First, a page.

·         take copious notes

·         often close their eyes to visualize and remember

·         usually neat and clean with carefully coordinated clothing

·         benefit from illustrations and visual presentations

·         are attracted to written or spoken language rich in pictorial imagery

·         seek quiet, passive surroundings ideal

Auditory learners best remember what is heard. These youngsters remember names well, respond easily to phonics instruction and may like to talk when writing. They benefit most from instruction based on lectures, discussions and questioning. Some good methods to use with auditory learners include singing songs or listening to tapes that relate to content area to be studied and developing rhymes and mnemonics to help remember information. Auditory learners:

·         remember names, tend to forget faces

·         may not coordinate clothes but can explain what they have  
          on and why hum or talk to themselves

·         enjoy listening to themselves and others

·         likes to read aloud

·         remembers best by verbalizing

·         have difficulties reading maps or diagrams

·         have little trouble learning in a noisy environment

Kinesthetic learners learn best by doing, experimenting and involvement. These learners remember what was done, not necessarily what was seen or heard, and might have difficulty paying attention and staying focused on their schoolwork or homework. Kinesthetic learners benefit most from hands-on instruction, using manipulatives, role-playing or building things. Kinesthetic learners:

·         need to move around, be active and take frequent breaks

·         speak with their hands and with gestures

·         seek out and find ways to move around

·         tinker when bored

·         rely on what they can directly experience or perform

·         enjoy manipulating materials

Tactile learners like to use their hands and fingers to learn. These children learn best by writing, drawing, doodling and tend to be creative.

They benefit from instructions such as sewing, painting or drawing. Kinesthetic learners:

·         need to touch or feel objects when learning a new concept

·         enjoys designing things

·         likes to illustrate written work

·         finds sculpting, painting and drawing relaxing

·         Appreciates physically expressed encouragement (e.g., a pat on the back)

As the learning style theory suggests, students have a predominant learning mode followed by their 2nd - 3rd and 4th preferred style. Knowing and understanding your child’s preferred learning style is useful to you when you tackle homework assignments with your children. Using this "multi-sensory" approach to learning when helping your children with their homework assignments will stimulate and enhance your children’s learning processes. It will surely increase your young one’s academic success. Using a "multi-sensory" – "multi-modal" learning style approach, you will change the pattern of failure to success and meet the needs of tour child who is academically "at-risk". Using this approach will empower you to reach your child’s learning preference even if it not always clearly defined.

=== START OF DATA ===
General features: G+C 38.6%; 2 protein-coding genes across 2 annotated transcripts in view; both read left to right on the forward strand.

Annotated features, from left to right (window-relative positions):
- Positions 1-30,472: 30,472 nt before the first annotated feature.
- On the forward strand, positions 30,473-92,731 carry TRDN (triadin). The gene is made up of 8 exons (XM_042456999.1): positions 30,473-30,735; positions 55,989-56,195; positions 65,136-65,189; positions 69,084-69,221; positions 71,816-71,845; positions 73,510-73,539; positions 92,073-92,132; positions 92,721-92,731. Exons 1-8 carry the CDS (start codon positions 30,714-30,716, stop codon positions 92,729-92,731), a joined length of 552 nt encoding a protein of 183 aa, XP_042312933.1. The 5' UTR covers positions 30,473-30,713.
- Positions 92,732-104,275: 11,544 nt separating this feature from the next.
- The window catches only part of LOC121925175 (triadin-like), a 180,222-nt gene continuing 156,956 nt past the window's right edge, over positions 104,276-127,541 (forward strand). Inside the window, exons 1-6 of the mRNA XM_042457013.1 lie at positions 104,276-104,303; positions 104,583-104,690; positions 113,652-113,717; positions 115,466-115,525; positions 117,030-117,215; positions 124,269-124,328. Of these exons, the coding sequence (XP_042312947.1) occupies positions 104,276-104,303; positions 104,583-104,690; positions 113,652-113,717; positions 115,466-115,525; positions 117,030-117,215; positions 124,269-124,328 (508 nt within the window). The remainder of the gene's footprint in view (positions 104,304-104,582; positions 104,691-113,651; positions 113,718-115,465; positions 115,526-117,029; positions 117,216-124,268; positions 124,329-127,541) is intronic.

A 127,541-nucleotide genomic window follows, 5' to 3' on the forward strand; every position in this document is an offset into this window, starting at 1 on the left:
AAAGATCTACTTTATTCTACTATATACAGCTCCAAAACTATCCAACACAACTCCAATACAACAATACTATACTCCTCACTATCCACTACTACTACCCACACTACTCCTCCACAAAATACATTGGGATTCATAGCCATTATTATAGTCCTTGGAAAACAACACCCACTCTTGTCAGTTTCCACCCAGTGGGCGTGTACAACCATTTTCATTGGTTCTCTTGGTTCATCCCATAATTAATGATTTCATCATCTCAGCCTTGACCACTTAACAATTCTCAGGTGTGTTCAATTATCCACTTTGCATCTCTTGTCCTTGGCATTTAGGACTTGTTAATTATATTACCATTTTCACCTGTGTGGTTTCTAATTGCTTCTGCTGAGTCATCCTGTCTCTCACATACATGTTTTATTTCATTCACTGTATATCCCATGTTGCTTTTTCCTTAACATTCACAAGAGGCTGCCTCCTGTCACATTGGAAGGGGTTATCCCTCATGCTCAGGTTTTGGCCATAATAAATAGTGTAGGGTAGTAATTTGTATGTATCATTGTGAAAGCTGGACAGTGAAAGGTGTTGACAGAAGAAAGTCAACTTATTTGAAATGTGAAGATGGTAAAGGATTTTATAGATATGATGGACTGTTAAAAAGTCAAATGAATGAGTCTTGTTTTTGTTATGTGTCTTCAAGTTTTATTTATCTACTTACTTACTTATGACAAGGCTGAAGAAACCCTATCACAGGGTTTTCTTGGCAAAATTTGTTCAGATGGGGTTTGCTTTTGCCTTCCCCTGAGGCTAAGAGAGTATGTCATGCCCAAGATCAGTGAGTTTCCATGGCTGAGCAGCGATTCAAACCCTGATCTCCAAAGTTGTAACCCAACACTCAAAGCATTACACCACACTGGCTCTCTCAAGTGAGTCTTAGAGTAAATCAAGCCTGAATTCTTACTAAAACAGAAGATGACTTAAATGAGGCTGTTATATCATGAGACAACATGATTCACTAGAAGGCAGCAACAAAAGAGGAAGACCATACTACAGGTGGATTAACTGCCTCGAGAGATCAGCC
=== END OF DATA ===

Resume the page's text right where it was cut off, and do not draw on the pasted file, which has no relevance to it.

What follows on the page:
Children struggle when they try to learn in ways that aren’t natural for them. When you plan a variety of demonstrations of instruction, your children can utilize their individual strengths to succeed in school. Remember there is never "one" right way or "only" way to teach and help your children with their homework. Helping your children with their homework in the future coupled with the knowledge of the various learning style preferences and the use of technology will add a new dimension to your pursuit of successfully meeting your children’s learning needs. With your creativity, knowledge and motivation you will meet the challenge.

 http://www.maryannsmialek.com/resources/articles/how_learn.html   Ret. 3-29-13

Hand on page  http://en.bestpicturesof.com/pictures%20of%20kinesthetic%20learners
Boy reading    http://www.123rf.com/stock-photo/reading.html
Girl with earphones  http://www.fotosearch.com/photos-images/auditory-sense.html 






Tuesday, April 2, 2013

Journal Record's Corporate Mentoring Article

Investing in younger generations:
Mentoring matters, business leaders say
By Brian Brus
Oklahoma City reporter - Contact: brian.brus@journalrecord.com / 405-278-2837 / https://twitter.com/JRBrianBrus The Journal Record
Posted: 06:18 PM Friday, March 29, 2013 6:18 pm Fri, March 29, 2013
Mentor Crystal Berland helps fourth-grader Lejend Collins do her homework at Hupfeld Academy at Western Village. (Photo by Brent Fuchs)

OKLAHOMA CITY – SandRidge Energy Senior Vice President of Communications and Community Relations Greg Dewey recognizes the value of reciprocity in the phrase that begins, “It takes a village …” and even as he raises four children of his own, he believes in setting time aside each week for other children.

“We’re a community,” Dewey said. “It does take a village to raise children, particularly in cases where kids don’t have a father or don’t have another positive role model outside their parents. And I feel like it’s my responsibility.